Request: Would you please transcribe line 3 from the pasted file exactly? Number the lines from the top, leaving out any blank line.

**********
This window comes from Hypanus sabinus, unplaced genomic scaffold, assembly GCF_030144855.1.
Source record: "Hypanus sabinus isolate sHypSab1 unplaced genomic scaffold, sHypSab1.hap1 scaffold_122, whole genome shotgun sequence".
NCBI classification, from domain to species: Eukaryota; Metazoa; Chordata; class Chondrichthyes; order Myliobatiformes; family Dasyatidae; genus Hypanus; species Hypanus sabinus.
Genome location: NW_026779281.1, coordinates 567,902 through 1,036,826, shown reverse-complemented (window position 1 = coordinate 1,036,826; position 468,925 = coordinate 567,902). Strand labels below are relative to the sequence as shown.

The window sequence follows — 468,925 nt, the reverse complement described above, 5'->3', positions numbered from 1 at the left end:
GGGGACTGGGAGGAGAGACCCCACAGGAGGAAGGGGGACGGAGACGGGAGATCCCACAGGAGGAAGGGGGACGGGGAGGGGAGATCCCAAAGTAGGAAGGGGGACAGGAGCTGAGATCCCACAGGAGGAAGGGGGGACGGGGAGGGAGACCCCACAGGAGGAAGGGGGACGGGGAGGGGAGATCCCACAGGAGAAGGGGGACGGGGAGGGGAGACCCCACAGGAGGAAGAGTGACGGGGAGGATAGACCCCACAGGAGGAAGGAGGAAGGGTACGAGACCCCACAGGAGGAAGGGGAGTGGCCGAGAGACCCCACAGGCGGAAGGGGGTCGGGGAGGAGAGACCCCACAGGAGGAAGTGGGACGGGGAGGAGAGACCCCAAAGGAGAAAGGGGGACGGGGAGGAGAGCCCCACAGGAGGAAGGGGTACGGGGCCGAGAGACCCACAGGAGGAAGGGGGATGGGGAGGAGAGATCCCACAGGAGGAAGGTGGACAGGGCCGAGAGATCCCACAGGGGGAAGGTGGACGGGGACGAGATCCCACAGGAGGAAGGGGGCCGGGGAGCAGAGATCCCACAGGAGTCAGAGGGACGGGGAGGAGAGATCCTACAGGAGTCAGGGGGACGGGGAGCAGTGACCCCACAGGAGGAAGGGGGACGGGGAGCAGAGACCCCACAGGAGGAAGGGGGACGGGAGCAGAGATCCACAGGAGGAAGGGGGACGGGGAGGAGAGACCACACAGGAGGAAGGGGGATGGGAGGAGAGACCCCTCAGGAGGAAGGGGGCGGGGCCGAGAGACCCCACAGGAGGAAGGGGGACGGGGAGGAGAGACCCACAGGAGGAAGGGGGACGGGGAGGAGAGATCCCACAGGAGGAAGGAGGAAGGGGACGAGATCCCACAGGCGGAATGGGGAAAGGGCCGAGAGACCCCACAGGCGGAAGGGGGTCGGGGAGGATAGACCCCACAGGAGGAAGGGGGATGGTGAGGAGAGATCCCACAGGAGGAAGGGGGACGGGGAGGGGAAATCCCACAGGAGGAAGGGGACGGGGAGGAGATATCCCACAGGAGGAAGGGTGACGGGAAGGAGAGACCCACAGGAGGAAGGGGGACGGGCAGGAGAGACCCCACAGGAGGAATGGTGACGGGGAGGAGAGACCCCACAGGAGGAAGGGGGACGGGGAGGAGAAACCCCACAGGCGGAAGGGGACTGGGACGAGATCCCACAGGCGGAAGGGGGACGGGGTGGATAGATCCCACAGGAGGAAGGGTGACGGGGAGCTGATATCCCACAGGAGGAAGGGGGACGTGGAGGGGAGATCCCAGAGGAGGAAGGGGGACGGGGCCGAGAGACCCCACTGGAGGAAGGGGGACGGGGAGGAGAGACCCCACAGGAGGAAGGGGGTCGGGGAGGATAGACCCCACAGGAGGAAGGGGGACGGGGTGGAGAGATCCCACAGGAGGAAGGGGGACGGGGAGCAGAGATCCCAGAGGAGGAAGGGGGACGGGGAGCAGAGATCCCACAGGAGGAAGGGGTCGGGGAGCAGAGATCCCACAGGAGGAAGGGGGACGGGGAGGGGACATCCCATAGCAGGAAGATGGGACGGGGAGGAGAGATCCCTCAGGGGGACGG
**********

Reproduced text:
NCBI classification, from domain to species: Eukaryota; Metazoa; Chordata; class Chondrichthyes; order Myliobatiformes; family Dasyatidae; genus Hypanus; species Hypanus sabinus.